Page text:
If you look at nearly any industrialized country in the 21st century, you can see that the United States has clearly fallen behind in education. One of the main reasons for this is that we only require (and sometimes only make available) education in one language: English. In this entry I will try to prove that we’d all be better off learning multiple languages, like students do most everywhere else.
First of all, students who are bilingual or multilingual tend to be not only smarter, but healthier. Learning a language and being able to mentally switch back and forth between languages engages the brain in ways most people never consider. You see, in order for a bilingual person to draw on their knowledge of one language, they need to repress their knowledge of the other language. This means that more parts of the brain are active when speaking either language, and this type of executive control improves brain function and plasticity, and has been shown to slow cognitive decline (Bhattacharjee). That means diseases like Alzheimer’s and Dementia will occur slower and later in life for individuals who speak more than one language, and brain function before those diseases set in will be higher.
Bilingualism is also becoming increasingly important to a person’s career, and this is true for almost any line of work. Communication across cultures has become essential in fields like business (where you need to work with people manufacturing, buying, or selling your product in different countries), politics (where you need to use diplomacy with people from different nations) and medicine (where patients–especially in the U.S.–struggle to find proper medical care because they can’t understand their monolingual doctors). People who are bilingual end up making more money than monolingual people on average, and a recent study found that recruiters in Europe, Latin America, and Asia say that being bilingual is critical for success in today’s business environment (Andruss). And even if the job doesn’t necessarily require you to speak two languages, being bilingual shows you’ve worked hard at achieving a mastery of the language, and is one of the first things employers notice on a resume. It makes you stand out as a better and more flexible candidate for the job.
Furthermore, incorporating bilingual education into our current education system will actually make the entire system run smoother and more effectively. Because of No Child Left Behind and now Common Core, schools and teachers are judged on their effectiveness based on the results of standardized testing. If students don’t do well (i.e. they didn’t learn the required curriculum in time), the teacher is punished, but not the student. So not only are students forced to learn a regimented content which they often do not care about, they have no incentive to (Karp). Implementing a system of bilingual education would work towards solving a lot of these flaws in the system. For one, bilingual education requires a “safe” environment for learning. By that I mean one where the student feels at home and not afraid to answer incorrectly, as many students often are in the current system. We’ve been taught in America that a wrong answer equals failure, when really it’s just part of the learning process, and we shouldn’t be afraid of it (Malarz). Secondly, bilingual education encourages spontaneous learning and going off topic in order to keep students engaged with what’s being taught. Students are even allowed to design certain parts of the curriculum. This is because it’s been proven that students will learn better if they are learning about something that interests them, or that they can see themselves using in real life–giving them incentive to learn (Malarz). Much of the things we learn in Common Core are not interesting to students, and much of it we will never use again. Better to let us learn that things we need well than the things we don’t need poorly.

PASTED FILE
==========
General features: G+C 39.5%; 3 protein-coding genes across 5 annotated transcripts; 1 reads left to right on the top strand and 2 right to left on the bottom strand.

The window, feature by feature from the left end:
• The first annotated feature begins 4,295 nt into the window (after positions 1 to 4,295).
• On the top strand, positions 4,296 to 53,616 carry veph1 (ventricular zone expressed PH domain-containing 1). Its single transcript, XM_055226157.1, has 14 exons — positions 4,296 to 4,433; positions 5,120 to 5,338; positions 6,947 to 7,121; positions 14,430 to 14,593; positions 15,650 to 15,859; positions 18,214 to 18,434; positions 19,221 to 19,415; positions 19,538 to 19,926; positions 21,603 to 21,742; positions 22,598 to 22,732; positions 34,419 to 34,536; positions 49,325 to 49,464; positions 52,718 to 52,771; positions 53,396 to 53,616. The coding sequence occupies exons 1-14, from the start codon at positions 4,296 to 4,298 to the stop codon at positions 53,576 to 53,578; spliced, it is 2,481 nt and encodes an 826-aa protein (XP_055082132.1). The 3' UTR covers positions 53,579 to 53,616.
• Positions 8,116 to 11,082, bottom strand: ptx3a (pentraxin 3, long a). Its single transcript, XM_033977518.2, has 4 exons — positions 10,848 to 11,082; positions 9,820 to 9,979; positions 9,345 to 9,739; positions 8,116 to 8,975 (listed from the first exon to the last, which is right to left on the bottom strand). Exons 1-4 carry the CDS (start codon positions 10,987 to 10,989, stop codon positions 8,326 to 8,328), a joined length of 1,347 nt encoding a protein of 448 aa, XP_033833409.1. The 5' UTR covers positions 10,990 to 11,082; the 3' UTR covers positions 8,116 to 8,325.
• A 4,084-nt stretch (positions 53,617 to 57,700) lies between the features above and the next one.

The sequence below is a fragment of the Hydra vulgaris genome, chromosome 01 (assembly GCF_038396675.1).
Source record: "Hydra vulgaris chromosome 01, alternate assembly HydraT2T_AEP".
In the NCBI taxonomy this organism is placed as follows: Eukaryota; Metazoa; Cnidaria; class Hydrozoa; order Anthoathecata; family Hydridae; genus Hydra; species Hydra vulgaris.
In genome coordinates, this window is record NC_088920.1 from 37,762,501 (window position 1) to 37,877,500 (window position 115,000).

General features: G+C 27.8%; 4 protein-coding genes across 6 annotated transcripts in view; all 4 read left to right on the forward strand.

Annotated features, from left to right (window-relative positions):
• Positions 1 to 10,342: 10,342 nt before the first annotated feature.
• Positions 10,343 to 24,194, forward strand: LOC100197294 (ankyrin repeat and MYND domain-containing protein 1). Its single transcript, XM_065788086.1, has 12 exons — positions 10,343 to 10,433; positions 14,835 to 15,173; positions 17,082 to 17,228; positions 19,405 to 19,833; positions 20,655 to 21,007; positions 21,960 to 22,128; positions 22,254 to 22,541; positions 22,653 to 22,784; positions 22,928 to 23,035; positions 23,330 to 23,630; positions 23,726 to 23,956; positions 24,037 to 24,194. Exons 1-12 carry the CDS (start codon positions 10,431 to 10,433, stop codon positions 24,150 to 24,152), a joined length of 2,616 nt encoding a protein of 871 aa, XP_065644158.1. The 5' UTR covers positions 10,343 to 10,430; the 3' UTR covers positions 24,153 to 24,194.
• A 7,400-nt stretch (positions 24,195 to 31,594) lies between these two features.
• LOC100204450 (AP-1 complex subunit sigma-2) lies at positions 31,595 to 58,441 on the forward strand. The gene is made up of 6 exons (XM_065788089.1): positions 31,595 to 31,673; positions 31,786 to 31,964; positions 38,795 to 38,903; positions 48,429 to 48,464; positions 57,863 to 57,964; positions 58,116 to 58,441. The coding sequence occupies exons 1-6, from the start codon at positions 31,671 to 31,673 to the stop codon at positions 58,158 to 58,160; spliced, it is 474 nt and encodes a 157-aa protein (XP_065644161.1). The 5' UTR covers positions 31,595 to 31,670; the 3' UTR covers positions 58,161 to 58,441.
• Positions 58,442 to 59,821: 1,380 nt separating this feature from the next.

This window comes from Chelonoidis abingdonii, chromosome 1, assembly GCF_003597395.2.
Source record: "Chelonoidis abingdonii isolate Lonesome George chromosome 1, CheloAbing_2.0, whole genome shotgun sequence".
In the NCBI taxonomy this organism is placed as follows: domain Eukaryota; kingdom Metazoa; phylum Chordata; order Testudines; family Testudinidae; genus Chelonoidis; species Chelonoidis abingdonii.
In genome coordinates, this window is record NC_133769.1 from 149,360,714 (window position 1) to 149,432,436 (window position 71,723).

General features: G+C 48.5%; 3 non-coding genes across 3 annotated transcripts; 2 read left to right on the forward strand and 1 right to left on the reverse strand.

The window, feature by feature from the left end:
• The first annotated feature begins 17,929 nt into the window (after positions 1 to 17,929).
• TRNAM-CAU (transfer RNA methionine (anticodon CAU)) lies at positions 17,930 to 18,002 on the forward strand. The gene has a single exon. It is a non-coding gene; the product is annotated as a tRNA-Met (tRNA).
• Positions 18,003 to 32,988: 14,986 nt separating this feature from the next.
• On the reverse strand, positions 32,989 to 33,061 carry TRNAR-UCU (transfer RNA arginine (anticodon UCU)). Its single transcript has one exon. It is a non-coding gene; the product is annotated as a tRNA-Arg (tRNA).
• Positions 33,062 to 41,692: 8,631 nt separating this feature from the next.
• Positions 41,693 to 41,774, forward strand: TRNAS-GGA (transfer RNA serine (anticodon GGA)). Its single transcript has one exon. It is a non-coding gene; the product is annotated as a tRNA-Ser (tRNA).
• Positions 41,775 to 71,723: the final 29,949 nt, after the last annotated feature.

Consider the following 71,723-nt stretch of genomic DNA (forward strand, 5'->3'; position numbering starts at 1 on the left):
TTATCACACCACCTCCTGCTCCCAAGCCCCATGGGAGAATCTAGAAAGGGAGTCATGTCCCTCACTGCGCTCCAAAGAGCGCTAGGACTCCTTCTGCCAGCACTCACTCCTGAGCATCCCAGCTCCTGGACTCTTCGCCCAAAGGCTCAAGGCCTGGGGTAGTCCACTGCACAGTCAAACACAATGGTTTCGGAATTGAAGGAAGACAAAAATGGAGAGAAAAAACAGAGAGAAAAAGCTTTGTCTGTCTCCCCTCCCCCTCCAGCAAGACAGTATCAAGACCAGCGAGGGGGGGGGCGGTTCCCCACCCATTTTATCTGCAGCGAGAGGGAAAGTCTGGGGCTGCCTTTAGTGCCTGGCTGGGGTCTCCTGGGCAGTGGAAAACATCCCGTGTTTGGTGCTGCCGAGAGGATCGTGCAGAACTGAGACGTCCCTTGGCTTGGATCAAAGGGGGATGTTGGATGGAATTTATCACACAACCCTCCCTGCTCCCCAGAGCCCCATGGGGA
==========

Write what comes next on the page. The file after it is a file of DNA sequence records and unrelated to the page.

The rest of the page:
Finally, being bilingual can help bridge the gap between cultures. Just last summer, two public radio stations in Central Washington started a bilingual reporting program, i.e. reporting stories in both English and Spanish. They did this with the hope of increasing civic engagement and community awareness in monolingual Spanish and English speakers, and so far they have been quite successful (Price). I can attest to this idea of reaching out to others through language myself. As someone who speaks three languages and has travelled throughout many countries, I can recall specific times when I caused an expression of distress and confusion to turn into happy amusement when I spoke (or at least made a real effort) to speak in their native tongue. Being able to speak the language of a culture is a kind of proof that you care enough about that culture to learn about it, and makes you seem like much less of an outsider. I have no doubt that if we could all become bilingual, the world would become a healthier, more efficient, and overall a better and happier place to live.
Andruss, Paula. “How Being Bilingual Can Boost Your Career.” iSeek. Minnesota State Colleges and Universities, March 2008. Web. 26 Oct., 2015.
Bhattacharjee, Yudhijit. “Why Bilinguals are Smarter.” The New York Times. The New York Times Company, 17 March, 2012. Web. 26 Oct., 2015.
Karp, Stan. “The Problems With Common Core. Rethinking Schools. Rethinking Schools, 20 Sept., 2013. Web. 26 Oct., 2015.
Malarz, Lynn. “Bilingual Education: Effective Programing for Language Minority Students.” Curriculum Handbook. ASCD, 2015. Web. 5 Oct., 2015.
Price, Jenna. “Two Stations Bridge Culture Gap with Bilingual Reporting.” NPR Extra. NPR, 29 Aug., 2014. Web. 26 Oct., 2015.